wwi greece

Allies Decide to Depose King Constantine of Greece

Alexandre Ribot (1842-1923), French PM March-September 1917, and architect of King Constantine’s deposition.

May 28 1917, London–The Allied governments had long had issues with Greece’s King Constantine, the Kaiser’s brother-in-law.  Matters nearly came to a head in December 1916, when Allied soldiers became involved in a firefight on the streets of Athens.  Sarrail had long been advocating for removing King Constantine entirely, but the French government stopped short of doing so in December, instead demanding concessions and imposing a blockade until they were granted, while simultaneously granting more recognition to Venizelos’ government in Salonika.

By May 1917, however, the situation had changed.  Briand’s government had fallen, and his replacement as French PM, Ribot, was more open to removing King Constantine.  The revolution in Russia and the deposition of the Romanovs meant that the Russians were no longer as opposed to the removal of King Constantine as an affront to monarchy in general; furthermore, as Russia was in favor of a peace without annexations, Greek ambitions on Turkey were less of a threat.  In Greece, Venizelos was eager to dampen growing republican sentiment among his supporters, and saw a deposition of King Constantine as the only way to preserve the monarchy.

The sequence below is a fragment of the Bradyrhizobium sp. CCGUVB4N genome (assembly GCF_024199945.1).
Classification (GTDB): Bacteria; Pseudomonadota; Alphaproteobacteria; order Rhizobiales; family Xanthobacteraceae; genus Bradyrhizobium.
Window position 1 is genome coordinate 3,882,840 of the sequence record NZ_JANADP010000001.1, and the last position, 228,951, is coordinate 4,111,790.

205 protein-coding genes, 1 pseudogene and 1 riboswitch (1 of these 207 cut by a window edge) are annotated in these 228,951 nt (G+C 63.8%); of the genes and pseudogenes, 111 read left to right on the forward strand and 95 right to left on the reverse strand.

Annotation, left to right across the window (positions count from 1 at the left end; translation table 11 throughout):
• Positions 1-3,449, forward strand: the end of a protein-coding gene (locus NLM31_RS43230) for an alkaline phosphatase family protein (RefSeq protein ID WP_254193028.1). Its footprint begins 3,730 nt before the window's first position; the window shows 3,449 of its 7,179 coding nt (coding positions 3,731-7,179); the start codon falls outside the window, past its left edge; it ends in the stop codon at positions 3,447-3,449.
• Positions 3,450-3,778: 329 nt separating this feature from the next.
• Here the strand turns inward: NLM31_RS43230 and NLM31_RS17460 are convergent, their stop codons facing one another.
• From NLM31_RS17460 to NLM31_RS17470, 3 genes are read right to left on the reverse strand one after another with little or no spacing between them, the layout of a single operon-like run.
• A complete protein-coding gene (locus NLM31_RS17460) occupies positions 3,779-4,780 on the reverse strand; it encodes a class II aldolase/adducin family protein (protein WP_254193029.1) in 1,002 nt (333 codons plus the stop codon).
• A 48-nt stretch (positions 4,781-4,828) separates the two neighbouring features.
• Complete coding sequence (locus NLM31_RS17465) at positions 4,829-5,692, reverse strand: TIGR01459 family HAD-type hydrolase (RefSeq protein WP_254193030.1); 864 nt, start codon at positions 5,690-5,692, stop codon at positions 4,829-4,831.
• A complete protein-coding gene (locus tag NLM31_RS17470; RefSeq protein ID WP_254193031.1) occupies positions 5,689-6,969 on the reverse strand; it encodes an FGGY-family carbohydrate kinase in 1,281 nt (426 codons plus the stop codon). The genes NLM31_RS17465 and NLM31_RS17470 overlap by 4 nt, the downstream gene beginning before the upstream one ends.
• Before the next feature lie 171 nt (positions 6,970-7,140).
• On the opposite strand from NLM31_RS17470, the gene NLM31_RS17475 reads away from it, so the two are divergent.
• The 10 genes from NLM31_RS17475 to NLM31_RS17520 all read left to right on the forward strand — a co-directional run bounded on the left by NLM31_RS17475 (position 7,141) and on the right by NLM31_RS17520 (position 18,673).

The last piece fell into place on May 28, when Ribot, at a conference in London with Lloyd George, convinced the latter to sign onto the idea as well.  A diplomatic mission would be sent to Athens, notifying King Constantine that his absolutist rule, in supposed violation of the Greek Constitution, would no longer be tolerated by the powers that guaranteed Greek independence.  The demand would be backed by force; Allied troops would soon land around Athens, while a division would move south from Salonika into Thessaly.

Today in 1916: Austrians Capture Asiago
Today in 1915: Germany Issues Unapologetic Note on Lusitania to US

Sources include: Alan Palmer, The Gardeners of Salonika

March 24, 1917 - Greece Protests Italian Occupation of Epirus

Pictured - Italian soldiers in Greece, WWI.

Albania was a mess during the First World War. It had only recently become independent of Ottoman rule in 1912, but centuries of Turkish occupation had left it an ethnic and religious melting pot, with none of the groups eager to get along with the others. It was nominally a principality, but tribal chiefs squabbled and the central government controlled almost nothing. A Muslim peasant revolt forced the German prince invited to rule into exile within months. In the south of the country, the region known in antiquity as Epirus, Greek settlers declared independence in a move to integrate their country with Greece.

Greece occupied Epirus in 1914, but the situation was complicated because Italy did not hide its desire to annex parts of Albania. In 1915, the Treaty of London gave some coastal ports to Italy, while Serbia and Montenegro also occupied portions. It was all part of complicated balancing act by which Paris and London tried to appease both Greece and Italy to have them as allies.